Some of our destinations are too action-packed to summarize in a quick post with accompanying photo galleries. Our time in San Benito, California was just such a destination. You can find a summary and galleries here, but we thought it deserved it’s own post…

We wrapped up 2014 by spending two weeks at a Thousand Trails campground in San Benito county. The campground is located on a wildlife preserve, though most of the wildlife we saw consisted of squirrels, birds, and deer. After all of the rain from the prior weeks, we were greeted with lush green hills and, more importantly, abundant sunshine. Though the campground is somewhat remote, it served as a great home base for exploring Santa Cruz, Monterey/Carmel-by-the-Sea, and Pinnacles National Park.

Casa de Fruta!

Casa de Fruta!

Before taking in those sites, however, we visited another national treasure: Casa de Fruta roadside fruit stand. What started as a simple cherry stand back in the 1940’s has grown to include a great deli, free wine tasting, a candy and baked goods shop, and even a train ride and carousel for the kids. Be warned, though, the train was being guarded by a peacock when we were there. If you are in the area, it’s worth a stop.

After skipping the choo-choo at Casa de Fruta, the boys were extra motivated to get some amusement park rides in. Next stop, the Santa Cruz Beach Boardwalk! Although the boardwalk had limited rides operating, the boys got an “unlimited rides” wristband and had a great time. They were even able to go on the iconic Big Dipper, a large wooden coaster. After the rides, we enjoyed walking along the coastline and watching surfers. Did you know…surfing was brought to Santa Cruz from Hawaii in the late 1800’s? Well, now you do.

Santa Cruz Beach Boardwalk

Santa Cruz Beach Boardwalk

Monterey/Carmel has always been one of our favorite regions. We usually visit the world class aquarium, but this time we were not able to because Jack would have missed us (read: we could not find dog care). No matter; we spent the day outside and walked along the ocean, saw wildlife and went on 17 Mile Drive. The Monterey coastline is a perfect mix of tide pools, beaches, and aquamarine water. There were seals, sea lions, and birds decorating the rocks. It’s almost too perfect.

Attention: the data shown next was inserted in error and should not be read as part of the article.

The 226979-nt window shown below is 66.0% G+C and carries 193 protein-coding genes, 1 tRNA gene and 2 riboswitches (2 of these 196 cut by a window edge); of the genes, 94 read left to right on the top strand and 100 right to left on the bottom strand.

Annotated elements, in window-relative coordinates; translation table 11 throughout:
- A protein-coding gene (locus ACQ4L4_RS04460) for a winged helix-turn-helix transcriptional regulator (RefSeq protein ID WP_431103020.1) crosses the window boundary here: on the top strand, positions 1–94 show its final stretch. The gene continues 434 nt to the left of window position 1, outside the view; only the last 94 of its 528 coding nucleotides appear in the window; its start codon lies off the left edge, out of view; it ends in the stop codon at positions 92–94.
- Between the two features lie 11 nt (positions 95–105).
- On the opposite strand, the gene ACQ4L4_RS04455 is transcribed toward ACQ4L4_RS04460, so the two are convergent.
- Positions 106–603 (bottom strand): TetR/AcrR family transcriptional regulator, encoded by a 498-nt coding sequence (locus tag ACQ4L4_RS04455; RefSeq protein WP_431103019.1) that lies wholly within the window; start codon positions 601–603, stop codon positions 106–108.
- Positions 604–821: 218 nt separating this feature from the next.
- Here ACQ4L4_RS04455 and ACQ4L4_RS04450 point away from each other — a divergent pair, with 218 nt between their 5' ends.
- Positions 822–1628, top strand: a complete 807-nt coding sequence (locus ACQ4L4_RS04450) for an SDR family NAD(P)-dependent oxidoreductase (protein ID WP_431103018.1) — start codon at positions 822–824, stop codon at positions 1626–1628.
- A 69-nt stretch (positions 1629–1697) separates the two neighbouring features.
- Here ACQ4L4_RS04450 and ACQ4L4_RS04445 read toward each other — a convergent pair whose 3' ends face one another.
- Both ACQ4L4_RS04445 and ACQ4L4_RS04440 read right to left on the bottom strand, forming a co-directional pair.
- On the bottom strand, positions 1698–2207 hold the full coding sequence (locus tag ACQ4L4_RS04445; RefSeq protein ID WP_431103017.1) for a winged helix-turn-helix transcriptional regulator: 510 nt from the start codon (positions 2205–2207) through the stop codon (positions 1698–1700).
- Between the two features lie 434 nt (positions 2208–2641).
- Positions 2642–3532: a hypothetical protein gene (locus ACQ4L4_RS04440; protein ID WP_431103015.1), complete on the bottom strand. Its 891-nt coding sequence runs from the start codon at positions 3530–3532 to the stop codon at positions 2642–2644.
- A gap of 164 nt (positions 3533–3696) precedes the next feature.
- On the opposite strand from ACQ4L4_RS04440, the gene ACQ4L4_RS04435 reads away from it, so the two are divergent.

In all the times we’ve been to Monterey, we’d never been on 17 Mile Drive. You basically pay $10 per car for the privilege of driving along the coastline looking at homes you could never afford. Kind of a “salt-in-the-wound” sort of experience. Because this would likely be our last visit to Monterey for some time, we decided to swallow our pride, splurge, and take the drive. It is worth doing at least once. In addition to incredible homes, you can see more wildlife and historic coastline. You can also catch glimpses of Pebble Beach and Spyglass golf courses (more “salt-in-the-wound”).

The south end of 17 Mile Drive drops you into Carmel-by-the-Sea. We honeymooned in Carmel years ago and the town holds many great memories. The boys had not been since they were toddlers. On that visit, we were enjoying the beach and a wave knocked Aidan onto his behind, soaking his pants. Meanwhile, Ethan stepped on a splinter of some sort on the beach. We had dinner plans, so we had to buy dry pants for Aidan. For $30(!) we got a pair of interesting (ugly) toddler pants from a boutique store in Carmel. One problem solved. Meanwhile, Ethan was freaking out about the splinter and how much it was going to hurt to have it removed. Irrational and inconsolable, the anticipation was killing him. We spent at least half-an-hour in the car outside of the restaurant wrestling with a screaming child trying to remove a splinter. We finally got to dinner. Ah, memories.